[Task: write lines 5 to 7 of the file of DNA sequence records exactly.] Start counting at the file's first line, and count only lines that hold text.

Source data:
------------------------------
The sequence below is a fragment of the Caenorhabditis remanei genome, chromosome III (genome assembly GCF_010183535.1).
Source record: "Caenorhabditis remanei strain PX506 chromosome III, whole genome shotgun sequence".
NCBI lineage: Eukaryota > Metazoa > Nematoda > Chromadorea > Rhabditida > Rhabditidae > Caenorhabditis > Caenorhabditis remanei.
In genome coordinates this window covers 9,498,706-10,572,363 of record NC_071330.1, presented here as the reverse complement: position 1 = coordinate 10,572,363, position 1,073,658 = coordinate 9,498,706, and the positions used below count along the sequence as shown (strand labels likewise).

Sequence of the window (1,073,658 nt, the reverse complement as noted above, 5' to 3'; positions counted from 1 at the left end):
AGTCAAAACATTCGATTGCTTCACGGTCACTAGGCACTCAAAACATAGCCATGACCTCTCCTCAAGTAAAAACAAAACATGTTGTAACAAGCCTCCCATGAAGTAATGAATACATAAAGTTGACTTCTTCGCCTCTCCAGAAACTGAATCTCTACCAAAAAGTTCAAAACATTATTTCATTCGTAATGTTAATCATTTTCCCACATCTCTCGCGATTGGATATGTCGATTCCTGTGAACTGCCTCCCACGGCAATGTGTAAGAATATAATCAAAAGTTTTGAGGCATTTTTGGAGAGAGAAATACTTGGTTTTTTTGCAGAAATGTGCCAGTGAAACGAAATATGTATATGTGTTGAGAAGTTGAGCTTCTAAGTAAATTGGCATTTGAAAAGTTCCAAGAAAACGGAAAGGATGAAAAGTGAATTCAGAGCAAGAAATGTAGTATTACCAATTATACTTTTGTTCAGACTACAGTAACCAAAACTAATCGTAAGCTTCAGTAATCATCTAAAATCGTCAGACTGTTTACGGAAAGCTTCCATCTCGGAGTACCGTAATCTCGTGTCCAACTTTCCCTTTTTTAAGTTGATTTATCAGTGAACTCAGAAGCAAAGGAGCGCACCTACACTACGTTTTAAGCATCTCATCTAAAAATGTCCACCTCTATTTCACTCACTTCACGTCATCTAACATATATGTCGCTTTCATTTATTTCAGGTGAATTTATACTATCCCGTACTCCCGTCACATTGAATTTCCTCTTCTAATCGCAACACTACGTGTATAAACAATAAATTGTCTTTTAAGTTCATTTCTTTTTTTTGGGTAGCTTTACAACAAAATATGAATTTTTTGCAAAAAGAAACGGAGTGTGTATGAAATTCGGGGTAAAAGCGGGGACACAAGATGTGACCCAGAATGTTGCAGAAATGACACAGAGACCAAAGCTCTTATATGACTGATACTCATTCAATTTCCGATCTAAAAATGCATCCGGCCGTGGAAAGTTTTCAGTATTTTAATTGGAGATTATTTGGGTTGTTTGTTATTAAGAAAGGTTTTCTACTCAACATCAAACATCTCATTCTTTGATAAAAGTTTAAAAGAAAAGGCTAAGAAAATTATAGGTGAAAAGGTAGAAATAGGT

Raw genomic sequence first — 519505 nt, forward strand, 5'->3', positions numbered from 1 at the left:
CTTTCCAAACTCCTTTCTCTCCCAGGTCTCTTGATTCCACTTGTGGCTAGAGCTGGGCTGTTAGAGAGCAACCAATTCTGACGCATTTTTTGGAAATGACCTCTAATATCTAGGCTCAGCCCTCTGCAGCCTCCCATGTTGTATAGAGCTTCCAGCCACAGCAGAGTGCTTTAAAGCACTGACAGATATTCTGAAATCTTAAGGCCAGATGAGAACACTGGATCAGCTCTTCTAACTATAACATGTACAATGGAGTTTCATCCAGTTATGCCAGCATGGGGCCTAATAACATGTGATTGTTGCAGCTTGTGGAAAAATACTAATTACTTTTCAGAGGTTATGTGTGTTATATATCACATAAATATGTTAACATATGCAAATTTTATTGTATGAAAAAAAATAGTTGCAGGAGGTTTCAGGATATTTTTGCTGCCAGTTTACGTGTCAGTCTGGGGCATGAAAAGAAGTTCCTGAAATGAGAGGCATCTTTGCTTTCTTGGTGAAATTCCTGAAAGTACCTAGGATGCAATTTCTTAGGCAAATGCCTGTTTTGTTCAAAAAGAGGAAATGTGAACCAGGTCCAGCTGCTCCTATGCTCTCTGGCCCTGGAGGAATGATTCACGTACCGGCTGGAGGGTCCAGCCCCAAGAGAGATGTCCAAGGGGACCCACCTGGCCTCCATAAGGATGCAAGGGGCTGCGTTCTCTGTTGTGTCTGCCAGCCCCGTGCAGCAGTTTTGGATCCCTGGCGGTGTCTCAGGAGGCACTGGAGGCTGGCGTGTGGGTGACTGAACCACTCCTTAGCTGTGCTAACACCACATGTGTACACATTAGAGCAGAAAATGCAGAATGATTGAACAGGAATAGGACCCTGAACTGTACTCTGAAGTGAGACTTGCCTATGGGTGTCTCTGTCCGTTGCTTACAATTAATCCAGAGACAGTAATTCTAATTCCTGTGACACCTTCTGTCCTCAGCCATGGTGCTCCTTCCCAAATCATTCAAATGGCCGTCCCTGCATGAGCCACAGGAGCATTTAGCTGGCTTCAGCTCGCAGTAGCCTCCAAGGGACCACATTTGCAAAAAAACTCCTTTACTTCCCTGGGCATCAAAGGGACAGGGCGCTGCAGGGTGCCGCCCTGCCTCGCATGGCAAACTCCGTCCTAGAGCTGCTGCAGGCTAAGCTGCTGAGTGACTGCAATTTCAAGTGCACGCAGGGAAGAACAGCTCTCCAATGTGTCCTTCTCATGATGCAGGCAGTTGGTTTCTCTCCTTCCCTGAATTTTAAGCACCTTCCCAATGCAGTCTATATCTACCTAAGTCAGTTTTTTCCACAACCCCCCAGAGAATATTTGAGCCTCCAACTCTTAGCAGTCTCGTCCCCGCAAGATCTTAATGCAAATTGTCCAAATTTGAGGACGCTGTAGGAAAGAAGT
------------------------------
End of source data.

Sequence of the window (1,073,658 nt, the reverse complement as noted above, 5' to 3'; positions counted from 1 at the left end):
AGTCAAAACATTCGATTGCTTCACGGTCACTAGGCACTCAAAACATAGCCATGACCTCTCCTCAAGTAAAAACAAAACATGTTGTAACAAGCCTCCCATGAAGTAATGAATACATAAAGTTGACTTCTTCGCCTCTCCAGAAACTGAATCTCTACCAAAAAGTTCAAAACATTATTTCATTCGTAATGTTAATCATTTTCCCACATCTCTCGCGATTGGATATGTCGATTCCTGTGAACTGCCTCCCACGGCAATGTGTAAGAATATAATCAAAAGTTTTGAGGCATTTTTGGAGAGAGAAATACTTGGTTTTTTTGCAGAAATGTGCCAGTGAAACGAAATATGTATATGTGTTGAGAAGTTGAGCTTCTAAGTAAATTGGCATTTGAAAAGTTCCAAGAAAACGGAAAGGATGAAAAGTGAATTCAGAGCAAGAAATGTAGTATTACCAATTATACTTTTGTTCAGACTACAGTAACCAAAACTAATCGTAAGCTTCAGTAATCATCTAAAATCGTCAGACTGTTTACGGAAAGCTTCCATCTCGGAGTACCGTAATCTCGTGTCCAACTTTCCCTTTTTTAAGTTGATTTATCAGTGAACTCAGAAGCAAAGGAGCGCACCTACACTACGTTTTAAGCATCTCATCTAAAAATGTCCACCTCTATTTCACTCACTTCACGTCATCTAACATATATGTCGCTTTCATTTATTTCAGGTGAATTTATACTATCCCGTACTCCCGTCACATTGAATTTCCTCTTCTAATCGCAACACTACGTGTATAAACAATAAATTGTCTTTTAAGTTCATTTCTTTTTTTTGGGTAGCTTTACAACAAAATATGAATTTTTTGCAAAAAGAAACGGAGTGTGTATGAAATTCGGGGTAAAAGCGGGGACACAAGATGTGACCCAGAATGTTGCAGAAATGACACAGAGACCAAAGCTCTTATATGACTGATACTCATTCAATTTCCGATCTAAAAATGCATCCGGCCGTGGAAAGTTTTCAGTATTTTAATTGGAGATTATTTGGGTTGTTTGTTATTAAGAAAGGTTTTCTACTCAACATCAAACATCTCATTCTTTGATAAAAGTTTAAAAGAAAAGGCTAAGAAAATTATAGGTGAAAAGGTAGAAATAGGT

Raw genomic sequence first — 519505 nt, forward strand, 5'->3', positions numbered from 1 at the left: